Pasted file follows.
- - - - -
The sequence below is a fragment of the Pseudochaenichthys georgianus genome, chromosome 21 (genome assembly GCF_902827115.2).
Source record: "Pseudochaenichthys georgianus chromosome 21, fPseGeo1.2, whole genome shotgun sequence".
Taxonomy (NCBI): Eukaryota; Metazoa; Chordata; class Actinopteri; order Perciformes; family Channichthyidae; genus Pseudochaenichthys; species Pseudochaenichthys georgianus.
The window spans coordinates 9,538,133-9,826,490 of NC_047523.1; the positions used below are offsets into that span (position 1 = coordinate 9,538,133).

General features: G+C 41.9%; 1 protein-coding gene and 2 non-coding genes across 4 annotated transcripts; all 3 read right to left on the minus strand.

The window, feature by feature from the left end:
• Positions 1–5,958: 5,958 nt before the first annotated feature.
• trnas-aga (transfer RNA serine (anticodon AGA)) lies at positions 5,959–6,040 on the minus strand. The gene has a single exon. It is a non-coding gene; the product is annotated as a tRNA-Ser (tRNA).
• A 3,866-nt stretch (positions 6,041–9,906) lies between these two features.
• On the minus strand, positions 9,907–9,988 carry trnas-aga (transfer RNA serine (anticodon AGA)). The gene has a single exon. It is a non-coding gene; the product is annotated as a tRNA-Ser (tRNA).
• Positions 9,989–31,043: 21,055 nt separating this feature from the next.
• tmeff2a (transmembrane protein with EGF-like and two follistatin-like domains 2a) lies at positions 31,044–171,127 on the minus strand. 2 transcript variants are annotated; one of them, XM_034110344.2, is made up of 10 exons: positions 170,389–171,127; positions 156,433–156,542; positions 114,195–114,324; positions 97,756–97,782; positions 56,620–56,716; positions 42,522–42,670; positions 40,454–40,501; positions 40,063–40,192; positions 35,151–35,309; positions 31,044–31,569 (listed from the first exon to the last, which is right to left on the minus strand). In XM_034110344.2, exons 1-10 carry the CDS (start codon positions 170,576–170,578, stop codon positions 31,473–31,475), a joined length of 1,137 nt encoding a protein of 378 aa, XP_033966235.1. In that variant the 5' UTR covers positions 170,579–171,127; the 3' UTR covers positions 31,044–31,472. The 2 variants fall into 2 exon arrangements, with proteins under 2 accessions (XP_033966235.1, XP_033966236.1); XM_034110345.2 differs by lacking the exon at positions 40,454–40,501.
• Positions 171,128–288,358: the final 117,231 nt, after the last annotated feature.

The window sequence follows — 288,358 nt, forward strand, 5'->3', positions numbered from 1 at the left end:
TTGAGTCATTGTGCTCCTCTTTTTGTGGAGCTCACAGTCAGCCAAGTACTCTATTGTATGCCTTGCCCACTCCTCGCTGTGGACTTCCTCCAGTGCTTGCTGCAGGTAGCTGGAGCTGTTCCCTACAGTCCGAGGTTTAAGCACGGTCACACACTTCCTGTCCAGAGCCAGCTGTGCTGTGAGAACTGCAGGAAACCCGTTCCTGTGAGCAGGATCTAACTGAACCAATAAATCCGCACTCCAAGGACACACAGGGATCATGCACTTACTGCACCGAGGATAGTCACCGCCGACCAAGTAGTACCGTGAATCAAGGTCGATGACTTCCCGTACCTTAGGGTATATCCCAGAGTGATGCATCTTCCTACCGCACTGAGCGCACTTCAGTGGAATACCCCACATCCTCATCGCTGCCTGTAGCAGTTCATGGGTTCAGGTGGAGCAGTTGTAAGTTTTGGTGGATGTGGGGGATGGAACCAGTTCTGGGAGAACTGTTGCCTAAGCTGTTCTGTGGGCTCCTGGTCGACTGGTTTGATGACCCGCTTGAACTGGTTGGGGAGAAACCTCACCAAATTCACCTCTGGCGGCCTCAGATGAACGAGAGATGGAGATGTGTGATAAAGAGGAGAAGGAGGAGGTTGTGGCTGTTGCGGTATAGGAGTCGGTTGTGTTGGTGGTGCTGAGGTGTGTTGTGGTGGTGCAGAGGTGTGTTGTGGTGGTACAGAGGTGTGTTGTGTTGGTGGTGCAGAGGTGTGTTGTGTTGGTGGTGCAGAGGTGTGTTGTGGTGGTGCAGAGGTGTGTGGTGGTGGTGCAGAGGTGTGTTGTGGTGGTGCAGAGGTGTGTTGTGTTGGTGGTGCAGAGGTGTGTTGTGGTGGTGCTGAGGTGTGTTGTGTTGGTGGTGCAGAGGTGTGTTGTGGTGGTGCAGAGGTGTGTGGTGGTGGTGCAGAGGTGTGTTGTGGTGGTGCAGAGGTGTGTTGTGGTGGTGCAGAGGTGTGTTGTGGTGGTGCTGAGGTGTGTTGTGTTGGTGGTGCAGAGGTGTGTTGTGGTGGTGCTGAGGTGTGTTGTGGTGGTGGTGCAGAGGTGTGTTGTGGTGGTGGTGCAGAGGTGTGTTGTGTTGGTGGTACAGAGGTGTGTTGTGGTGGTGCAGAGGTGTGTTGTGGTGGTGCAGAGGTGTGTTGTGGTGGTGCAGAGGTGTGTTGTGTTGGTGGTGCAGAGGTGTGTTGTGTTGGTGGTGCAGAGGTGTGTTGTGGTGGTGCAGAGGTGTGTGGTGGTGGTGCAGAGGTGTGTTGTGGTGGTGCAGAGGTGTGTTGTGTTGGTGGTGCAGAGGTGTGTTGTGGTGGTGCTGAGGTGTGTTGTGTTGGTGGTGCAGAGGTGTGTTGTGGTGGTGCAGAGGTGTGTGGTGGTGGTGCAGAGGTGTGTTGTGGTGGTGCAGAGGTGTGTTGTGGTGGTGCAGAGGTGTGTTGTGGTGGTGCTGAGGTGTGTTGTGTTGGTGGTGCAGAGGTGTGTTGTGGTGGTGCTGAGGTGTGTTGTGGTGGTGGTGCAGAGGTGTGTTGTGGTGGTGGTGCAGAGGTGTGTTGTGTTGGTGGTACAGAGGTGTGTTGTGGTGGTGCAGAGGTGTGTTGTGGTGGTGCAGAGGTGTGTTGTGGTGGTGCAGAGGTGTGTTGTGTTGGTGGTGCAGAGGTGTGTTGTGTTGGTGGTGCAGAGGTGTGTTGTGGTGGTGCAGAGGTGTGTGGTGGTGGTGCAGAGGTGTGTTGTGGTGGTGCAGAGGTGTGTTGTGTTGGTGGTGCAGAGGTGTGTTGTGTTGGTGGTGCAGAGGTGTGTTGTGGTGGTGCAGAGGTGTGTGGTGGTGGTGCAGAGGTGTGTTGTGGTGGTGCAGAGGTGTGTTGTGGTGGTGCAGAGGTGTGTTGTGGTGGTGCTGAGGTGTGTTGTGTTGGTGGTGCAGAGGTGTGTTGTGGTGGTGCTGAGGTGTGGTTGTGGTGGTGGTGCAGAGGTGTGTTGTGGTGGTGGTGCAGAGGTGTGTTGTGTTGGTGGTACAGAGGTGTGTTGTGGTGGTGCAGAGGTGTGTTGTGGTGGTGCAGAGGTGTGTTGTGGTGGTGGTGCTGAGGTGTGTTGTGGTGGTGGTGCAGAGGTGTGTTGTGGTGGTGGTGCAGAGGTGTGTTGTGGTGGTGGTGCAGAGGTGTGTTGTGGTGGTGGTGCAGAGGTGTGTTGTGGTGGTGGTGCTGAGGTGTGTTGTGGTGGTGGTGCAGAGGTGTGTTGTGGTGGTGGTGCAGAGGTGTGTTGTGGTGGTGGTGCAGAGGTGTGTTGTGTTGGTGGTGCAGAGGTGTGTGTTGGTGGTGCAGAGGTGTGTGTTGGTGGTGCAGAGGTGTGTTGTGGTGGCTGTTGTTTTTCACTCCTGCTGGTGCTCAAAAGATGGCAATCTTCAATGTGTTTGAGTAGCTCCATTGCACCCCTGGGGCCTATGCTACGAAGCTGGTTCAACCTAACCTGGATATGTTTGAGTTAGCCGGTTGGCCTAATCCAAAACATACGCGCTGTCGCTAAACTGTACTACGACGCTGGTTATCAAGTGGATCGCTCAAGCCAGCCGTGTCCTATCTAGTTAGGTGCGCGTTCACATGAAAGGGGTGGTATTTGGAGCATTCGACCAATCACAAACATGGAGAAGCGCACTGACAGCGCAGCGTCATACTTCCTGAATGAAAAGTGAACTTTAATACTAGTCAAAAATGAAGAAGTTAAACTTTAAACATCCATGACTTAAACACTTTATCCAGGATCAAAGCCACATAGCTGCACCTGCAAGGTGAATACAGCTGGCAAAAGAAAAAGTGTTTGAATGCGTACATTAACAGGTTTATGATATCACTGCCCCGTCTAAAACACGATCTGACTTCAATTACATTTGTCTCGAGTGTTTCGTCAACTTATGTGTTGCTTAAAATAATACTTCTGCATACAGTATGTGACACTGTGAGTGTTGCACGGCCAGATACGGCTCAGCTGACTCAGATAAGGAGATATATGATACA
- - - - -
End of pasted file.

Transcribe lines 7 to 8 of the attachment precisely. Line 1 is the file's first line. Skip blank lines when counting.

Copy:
• Positions 1–5,958: 5,958 nt before the first annotated feature.
• trnas-aga (transfer RNA serine (anticodon AGA)) lies at positions 5,959–6,040 on the minus strand. The gene has a single exon. It is a non-coding gene; the product is annotated as a tRNA-Ser (tRNA).